A question that often comes up in forums and among friends is, “Which one is better? A heat pump or solar panel?”
The answer to this question is not as simple as it may seem.
In order to decide which option is best for you, it is important to understand the pros and cons of each.
How Solar Thermal and Heat Pumps Work
To make an informed decision, you first need to know how these systems work.
Solar thermal panels
Solar thermal panels collect the sun’s energy and convert it into heat. This heat is then used to generate electricity or to heat water. Solar panels are most effective in sunny climates or areas that don’t have too much cloud cover.
Air source heat pumps
Air source heat pumps, on the other hand, use the air around them to generate heat. They work by drawing in the outside air and using it to heat the home. Heat pumps are most effective in mild climates.
An air-to-water heat pump produces hot water for your home, while an air-to-air heat pump provides heating and cooling.
Ground source heat pumps
Instead of extracting heat from the air, ground source heat pumps extract heat from the ground. Ground source heat pumps are most effective in colder climates.
Where temperatures sit at a consistent 10°C to 15°C below ground all year round, a ground source heat pump could theoretically provide 100% of your home’s heating needs.
Benefits of solar thermal and heat pumps
No matter which system you opt for, there are a number of benefits that come with using solar thermal or heat pumps.
Let’s take a look at those differences:
Solar thermal benefits
- Endless amounts of energy, free of charge.
- Low and inexpensive running costs
- No CO2 emissions during operation.
- Very low maintenance
- Cost savings: up to 60% less energy to heat water, up to 35% less energy for space heating.
- Reduced consumption of fossil fuels.
- Solar thermal systems can be integrated into existing systems.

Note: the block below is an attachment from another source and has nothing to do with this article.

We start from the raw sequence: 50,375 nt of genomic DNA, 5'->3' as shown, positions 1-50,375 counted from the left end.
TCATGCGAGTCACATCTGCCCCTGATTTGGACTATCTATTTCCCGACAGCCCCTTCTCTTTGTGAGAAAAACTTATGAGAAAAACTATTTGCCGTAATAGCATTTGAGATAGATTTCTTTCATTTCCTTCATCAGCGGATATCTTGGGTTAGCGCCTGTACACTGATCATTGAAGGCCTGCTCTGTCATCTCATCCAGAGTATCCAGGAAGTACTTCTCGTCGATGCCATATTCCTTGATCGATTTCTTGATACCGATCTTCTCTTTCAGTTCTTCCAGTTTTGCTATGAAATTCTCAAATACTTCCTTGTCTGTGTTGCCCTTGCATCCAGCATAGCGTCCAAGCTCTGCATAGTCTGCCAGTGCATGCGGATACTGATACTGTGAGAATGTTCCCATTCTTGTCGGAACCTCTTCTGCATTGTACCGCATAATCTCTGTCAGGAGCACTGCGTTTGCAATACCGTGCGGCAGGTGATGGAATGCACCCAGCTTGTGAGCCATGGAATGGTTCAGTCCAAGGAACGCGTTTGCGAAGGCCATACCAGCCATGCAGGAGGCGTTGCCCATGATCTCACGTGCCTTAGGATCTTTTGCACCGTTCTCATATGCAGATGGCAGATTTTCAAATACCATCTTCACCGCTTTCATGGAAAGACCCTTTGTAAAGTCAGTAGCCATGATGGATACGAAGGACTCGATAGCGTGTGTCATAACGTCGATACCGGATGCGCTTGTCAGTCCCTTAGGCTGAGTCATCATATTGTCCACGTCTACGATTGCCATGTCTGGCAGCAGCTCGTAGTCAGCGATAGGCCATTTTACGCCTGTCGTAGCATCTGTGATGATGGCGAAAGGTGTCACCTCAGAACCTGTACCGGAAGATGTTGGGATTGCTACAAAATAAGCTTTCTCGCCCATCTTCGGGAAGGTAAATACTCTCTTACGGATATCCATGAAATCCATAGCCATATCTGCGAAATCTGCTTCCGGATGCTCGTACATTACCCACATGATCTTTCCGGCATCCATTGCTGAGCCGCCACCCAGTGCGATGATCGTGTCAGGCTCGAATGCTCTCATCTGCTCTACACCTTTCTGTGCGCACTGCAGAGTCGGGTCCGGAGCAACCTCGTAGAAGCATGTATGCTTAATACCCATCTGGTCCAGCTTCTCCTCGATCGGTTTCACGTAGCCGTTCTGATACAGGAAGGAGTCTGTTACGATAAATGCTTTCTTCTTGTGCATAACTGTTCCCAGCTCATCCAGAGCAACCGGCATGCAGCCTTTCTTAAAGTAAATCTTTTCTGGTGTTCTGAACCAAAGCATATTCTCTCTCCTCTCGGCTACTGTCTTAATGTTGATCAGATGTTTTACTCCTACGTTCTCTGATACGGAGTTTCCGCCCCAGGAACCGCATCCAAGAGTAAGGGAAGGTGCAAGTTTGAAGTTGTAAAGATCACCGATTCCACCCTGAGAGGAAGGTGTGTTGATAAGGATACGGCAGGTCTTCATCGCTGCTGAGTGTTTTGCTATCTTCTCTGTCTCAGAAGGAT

Solar-powered underfloor heating
The most significant advantage of incorporating solar thermal with an underfloor heating system is the decreased energy costs.
Because a solar thermal installation has a very low operational cost throughout its lifetime, you may save money on your power bills each month.
The most popular and effective form of underfloor heating is screeded wet systems.
The insulation layer is affixed to the pipes, after which the screed is placed on top. The warm pipes efficiently heat up the entire slab, providing uniform and continuous heat output.
There are also environmental benefits to using solar thermal. Solar thermal systems have no emissions during operation, so they are a great way to reduce your carbon footprint.
Air source heat pump benefits
- Low Carbon Footprint.
- Save Money on Energy Bills.
- Able to generate heat in temperatures as low as -25°C.
- Highly efficient performance of 300-400%
- Eligible for RHI.
- Can Be Used for Heating and Cooling.
- Can Be Used for Space Heating and Hot Water.
- High Seasonal Coefficient of Performance (SCOP).
- Easy Installation Process.
- Low Maintenance – Need very little maintenance during their lifetime.
Ground source heat pump benefits
- Geothermal is renewable and sustainable.
- Highly efficient.
- Underground temperatures remain at a consistent temperature all-year-round (10°C to 15°C)
- Lowers your carbon footprint.
- They improve air quality.
- Very low maintenance.
- Greenhouse gases.
- High initial costs.
Cost of solar thermal and heat pumps
Solar thermal systems have a wide range of prices, however, you should anticipate paying between £3,000 and £6,000 (including a VAT discount of 5%). These figures include installation fees as well as all parts.
The cost of your system will be determined by the type and grade of the panels. According to the Solar Trade Association, a typical well-insulated twin coil cylinder system will set you back roughly £4,500.
It’s also possible to purchase DIY solar thermal kits, which typically cost between £1,500 and £2,500, but they are not immediately eligible for government support. To benefit from the RHI, your system must be installed by an MCS-certified installer.